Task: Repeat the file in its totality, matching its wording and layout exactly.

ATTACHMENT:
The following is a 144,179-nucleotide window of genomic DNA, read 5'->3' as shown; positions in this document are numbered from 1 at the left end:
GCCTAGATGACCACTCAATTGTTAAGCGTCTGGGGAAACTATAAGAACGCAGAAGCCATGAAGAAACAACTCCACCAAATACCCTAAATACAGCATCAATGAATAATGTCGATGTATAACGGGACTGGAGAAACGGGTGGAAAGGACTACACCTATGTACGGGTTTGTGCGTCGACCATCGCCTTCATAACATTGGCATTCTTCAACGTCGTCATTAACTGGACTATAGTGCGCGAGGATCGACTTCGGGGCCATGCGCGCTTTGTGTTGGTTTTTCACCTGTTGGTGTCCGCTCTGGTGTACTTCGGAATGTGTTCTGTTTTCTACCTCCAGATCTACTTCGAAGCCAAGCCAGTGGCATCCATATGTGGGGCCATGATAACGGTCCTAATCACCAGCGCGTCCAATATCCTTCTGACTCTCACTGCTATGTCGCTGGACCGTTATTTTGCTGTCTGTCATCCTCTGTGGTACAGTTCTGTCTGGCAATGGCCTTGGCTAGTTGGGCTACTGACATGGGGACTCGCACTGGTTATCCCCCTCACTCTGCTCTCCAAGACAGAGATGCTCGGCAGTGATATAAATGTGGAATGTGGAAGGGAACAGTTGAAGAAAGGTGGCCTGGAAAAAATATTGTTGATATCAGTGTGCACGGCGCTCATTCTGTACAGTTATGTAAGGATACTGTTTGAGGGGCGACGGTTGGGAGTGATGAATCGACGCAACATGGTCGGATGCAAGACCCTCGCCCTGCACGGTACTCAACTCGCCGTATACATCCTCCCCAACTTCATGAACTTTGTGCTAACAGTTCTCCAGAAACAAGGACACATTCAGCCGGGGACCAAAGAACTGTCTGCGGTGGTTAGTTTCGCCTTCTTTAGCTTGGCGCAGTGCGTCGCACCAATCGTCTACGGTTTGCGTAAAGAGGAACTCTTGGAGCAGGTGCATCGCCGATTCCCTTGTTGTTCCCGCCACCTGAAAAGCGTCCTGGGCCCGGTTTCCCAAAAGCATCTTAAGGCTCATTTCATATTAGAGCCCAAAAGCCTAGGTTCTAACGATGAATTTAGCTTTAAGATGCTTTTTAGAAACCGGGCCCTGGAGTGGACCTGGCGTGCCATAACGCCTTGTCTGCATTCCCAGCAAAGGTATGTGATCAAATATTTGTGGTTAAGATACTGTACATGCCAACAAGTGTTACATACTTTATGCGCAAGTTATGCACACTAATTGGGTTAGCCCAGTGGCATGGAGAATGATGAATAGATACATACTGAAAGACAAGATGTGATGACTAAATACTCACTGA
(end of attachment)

The following is a 144,179-nucleotide window of genomic DNA, read 5'->3' as shown; positions in this document are numbered from 1 at the left end:
GCCTAGATGACCACTCAATTGTTAAGCGTCTGGGGAAACTATAAGAACGCAGAAGCCATGAAGAAACAACTCCACCAAATACCCTAAATACAGCATCAATGAATAATGTCGATGTATAACGGGACTGGAGAAACGGGTGGAAAGGACTACACCTATGTACGGGTTTGTGCGTCGACCATCGCCTTCATAACATTGGCATTCTTCAACGTCGTCATTAACTGGACTATAGTGCGCGAGGATCGACTTCGGGGCCATGCGCGCTTTGTGTTGGTTTTTCACCTGTTGGTGTCCGCTCTGGTGTACTTCGGAATGTGTTCTGTTTTCTACCTCCAGATCTACTTCGAAGCCAAGCCAGTGGCATCCATATGTGGGGCCATGATAACGGTCCTAATCACCAGCGCGTCCAATATCCTTCTGACTCTCACTGCTATGTCGCTGGACCGTTATTTTGCTGTCTGTCATCCTCTGTGGTACAGTTCTGTCTGGCAATGGCCTTGGCTAGTTGGGCTACTGACATGGGGACTCGCACTGGTTATCCCCCTCACTCTGCTCTCCAAGACAGAGATGCTCGGCAGTGATATAAATGTGGAATGTGGAAGGGAACAGTTGAAGAAAGGTGGCCTGGAAAAAATATTGTTGATATCAGTGTGCACGGCGCTCATTCTGTACAGTTATGTAAGGATACTGTTTGAGGGGCGACGGTTGGGAGTGATGAATCGACGCAACATGGTCGGATGCAAGACCCTCGCCCTGCACGGTACTCAACTCGCCGTATACATCCTCCCCAACTTCATGAACTTTGTGCTAACAGTTCTCCAGAAACAAGGACACATTCAGCCGGGGACCAAAGAACTGTCTGCGGTGGTTAGTTTCGCCTTCTTTAGCTTGGCGCAGTGCGTCGCACCAATCGTCTACGGTTTGCGTAAAGAGGAACTCTTGGAGCAGGTGCATCGCCGATTCCCTTGTTGTTCCCGCCACCTGAAAAGCGTCCTGGGCCCGGTTTCCCAAAAGCATCTTAAGGCTCATTTCATATTAGAGCCCAAAAGCCTAGGTTCTAACGATGAATTTAGCTTTAAGATGCTTTTTAGAAACCGGGCCCTGGAGTGGACCTGGCGTGCCATAACGCCTTGTCTGCATTCCCAGCAAAGGTATGTGATCAAATATTTGTGGTTAAGATACTGTACATGCCAACAAGTGTTACATACTTTATGCGCAAGTTATGCACACTAATTGGGTTAGCCCAGTGGCATGGAGAATGATGAATAGATACATACTGAAAGACAAGATGTGATGACTAAATACTCACTGA